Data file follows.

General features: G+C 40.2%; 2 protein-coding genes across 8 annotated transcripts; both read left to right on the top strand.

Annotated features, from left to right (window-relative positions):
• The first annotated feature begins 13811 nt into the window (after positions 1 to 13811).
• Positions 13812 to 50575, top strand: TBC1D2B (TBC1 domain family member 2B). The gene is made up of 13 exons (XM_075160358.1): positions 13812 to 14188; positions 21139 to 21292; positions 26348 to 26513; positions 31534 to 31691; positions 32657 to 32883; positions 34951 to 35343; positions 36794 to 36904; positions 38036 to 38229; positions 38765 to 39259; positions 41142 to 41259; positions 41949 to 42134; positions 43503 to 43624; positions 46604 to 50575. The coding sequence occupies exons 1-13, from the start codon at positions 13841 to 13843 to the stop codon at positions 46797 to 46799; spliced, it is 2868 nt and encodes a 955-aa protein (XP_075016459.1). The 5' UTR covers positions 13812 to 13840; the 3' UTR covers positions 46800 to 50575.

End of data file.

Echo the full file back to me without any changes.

General features: G+C 40.2%; 2 protein-coding genes across 8 annotated transcripts; both read left to right on the top strand.

Annotated features, from left to right (window-relative positions):
• The first annotated feature begins 13811 nt into the window (after positions 1 to 13811).
• Positions 13812 to 50575, top strand: TBC1D2B (TBC1 domain family member 2B). The gene is made up of 13 exons (XM_075160358.1): positions 13812 to 14188; positions 21139 to 21292; positions 26348 to 26513; positions 31534 to 31691; positions 32657 to 32883; positions 34951 to 35343; positions 36794 to 36904; positions 38036 to 38229; positions 38765 to 39259; positions 41142 to 41259; positions 41949 to 42134; positions 43503 to 43624; positions 46604 to 50575. The coding sequence occupies exons 1-13, from the start codon at positions 13841 to 13843 to the stop codon at positions 46797 to 46799; spliced, it is 2868 nt and encodes a 955-aa protein (XP_075016459.1). The 5' UTR covers positions 13812 to 13840; the 3' UTR covers positions 46800 to 50575.